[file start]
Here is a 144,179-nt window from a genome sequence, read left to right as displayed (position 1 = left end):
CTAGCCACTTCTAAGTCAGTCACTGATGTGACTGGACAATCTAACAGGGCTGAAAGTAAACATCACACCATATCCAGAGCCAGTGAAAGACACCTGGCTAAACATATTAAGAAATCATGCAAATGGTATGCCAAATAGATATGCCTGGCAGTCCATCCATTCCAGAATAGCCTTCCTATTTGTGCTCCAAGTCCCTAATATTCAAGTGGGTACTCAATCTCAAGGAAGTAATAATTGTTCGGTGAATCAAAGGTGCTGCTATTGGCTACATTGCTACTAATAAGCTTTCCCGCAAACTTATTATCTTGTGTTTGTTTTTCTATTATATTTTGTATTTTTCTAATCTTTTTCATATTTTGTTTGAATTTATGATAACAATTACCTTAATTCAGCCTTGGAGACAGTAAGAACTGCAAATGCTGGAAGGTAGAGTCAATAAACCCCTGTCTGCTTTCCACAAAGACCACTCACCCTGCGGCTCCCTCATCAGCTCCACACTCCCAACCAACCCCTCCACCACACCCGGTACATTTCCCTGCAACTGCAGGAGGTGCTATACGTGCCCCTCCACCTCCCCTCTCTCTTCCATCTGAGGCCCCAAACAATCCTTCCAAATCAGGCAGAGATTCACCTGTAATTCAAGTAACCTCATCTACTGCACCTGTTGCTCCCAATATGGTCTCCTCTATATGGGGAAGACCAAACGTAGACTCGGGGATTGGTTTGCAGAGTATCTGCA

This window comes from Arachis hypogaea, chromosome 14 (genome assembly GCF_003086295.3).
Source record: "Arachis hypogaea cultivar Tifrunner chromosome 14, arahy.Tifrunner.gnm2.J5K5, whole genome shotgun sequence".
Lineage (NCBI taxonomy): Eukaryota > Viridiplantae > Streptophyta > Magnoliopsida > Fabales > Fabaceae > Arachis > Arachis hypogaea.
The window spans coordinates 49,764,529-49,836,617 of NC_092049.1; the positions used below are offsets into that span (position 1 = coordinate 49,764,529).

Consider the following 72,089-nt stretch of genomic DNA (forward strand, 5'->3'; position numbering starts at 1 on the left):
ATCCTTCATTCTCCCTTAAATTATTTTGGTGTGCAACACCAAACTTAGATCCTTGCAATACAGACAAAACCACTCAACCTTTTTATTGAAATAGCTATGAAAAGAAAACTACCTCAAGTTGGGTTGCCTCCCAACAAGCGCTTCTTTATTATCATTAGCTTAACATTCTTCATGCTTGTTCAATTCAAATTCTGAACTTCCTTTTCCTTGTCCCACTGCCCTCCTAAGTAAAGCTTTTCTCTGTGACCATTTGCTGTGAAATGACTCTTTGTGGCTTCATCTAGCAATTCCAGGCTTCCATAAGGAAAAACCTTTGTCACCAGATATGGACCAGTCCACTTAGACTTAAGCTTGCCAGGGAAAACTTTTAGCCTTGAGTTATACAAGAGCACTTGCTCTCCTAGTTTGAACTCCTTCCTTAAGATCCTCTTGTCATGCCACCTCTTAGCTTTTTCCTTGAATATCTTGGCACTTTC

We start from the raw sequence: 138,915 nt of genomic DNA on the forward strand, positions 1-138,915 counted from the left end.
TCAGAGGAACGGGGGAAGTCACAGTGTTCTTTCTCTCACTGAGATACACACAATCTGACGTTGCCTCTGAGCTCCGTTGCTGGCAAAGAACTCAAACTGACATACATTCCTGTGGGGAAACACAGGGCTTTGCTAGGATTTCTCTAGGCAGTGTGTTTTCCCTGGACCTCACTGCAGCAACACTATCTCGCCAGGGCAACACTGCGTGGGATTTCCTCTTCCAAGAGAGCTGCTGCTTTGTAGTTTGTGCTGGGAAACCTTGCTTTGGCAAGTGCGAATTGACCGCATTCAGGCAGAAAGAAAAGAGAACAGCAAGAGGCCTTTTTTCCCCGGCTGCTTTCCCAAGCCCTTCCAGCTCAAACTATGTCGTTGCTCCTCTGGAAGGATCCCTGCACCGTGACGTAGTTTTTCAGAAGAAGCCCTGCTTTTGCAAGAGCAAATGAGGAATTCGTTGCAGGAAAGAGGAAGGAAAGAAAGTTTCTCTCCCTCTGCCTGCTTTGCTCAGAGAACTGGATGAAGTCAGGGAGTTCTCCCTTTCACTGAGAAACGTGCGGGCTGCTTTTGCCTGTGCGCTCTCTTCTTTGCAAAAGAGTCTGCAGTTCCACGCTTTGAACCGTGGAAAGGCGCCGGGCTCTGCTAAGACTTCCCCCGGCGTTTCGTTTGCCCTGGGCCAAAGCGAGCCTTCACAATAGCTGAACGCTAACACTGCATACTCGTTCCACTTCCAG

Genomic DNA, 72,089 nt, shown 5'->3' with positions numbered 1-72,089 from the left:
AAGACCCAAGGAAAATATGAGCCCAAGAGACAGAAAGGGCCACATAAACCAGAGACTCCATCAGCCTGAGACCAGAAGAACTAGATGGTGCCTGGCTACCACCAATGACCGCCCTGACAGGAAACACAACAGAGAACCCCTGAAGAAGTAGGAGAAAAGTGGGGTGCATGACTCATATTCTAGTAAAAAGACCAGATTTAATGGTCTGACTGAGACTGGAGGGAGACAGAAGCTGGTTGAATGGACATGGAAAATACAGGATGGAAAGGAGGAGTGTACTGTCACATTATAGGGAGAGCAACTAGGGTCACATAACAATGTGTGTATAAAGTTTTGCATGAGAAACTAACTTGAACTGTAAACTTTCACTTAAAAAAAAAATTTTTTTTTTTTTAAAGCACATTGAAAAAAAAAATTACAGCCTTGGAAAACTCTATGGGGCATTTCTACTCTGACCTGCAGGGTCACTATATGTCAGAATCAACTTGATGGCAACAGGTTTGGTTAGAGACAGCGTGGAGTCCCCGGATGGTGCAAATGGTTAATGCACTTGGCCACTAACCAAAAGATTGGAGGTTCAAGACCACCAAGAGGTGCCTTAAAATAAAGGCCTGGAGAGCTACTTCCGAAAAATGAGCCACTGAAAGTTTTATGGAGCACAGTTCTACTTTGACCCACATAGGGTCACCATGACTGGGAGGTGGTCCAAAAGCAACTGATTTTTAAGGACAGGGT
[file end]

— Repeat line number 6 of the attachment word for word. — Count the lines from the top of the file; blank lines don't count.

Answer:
The window spans coordinates 49,764,529-49,836,617 of NC_092049.1; the positions used below are offsets into that span (position 1 = coordinate 49,764,529).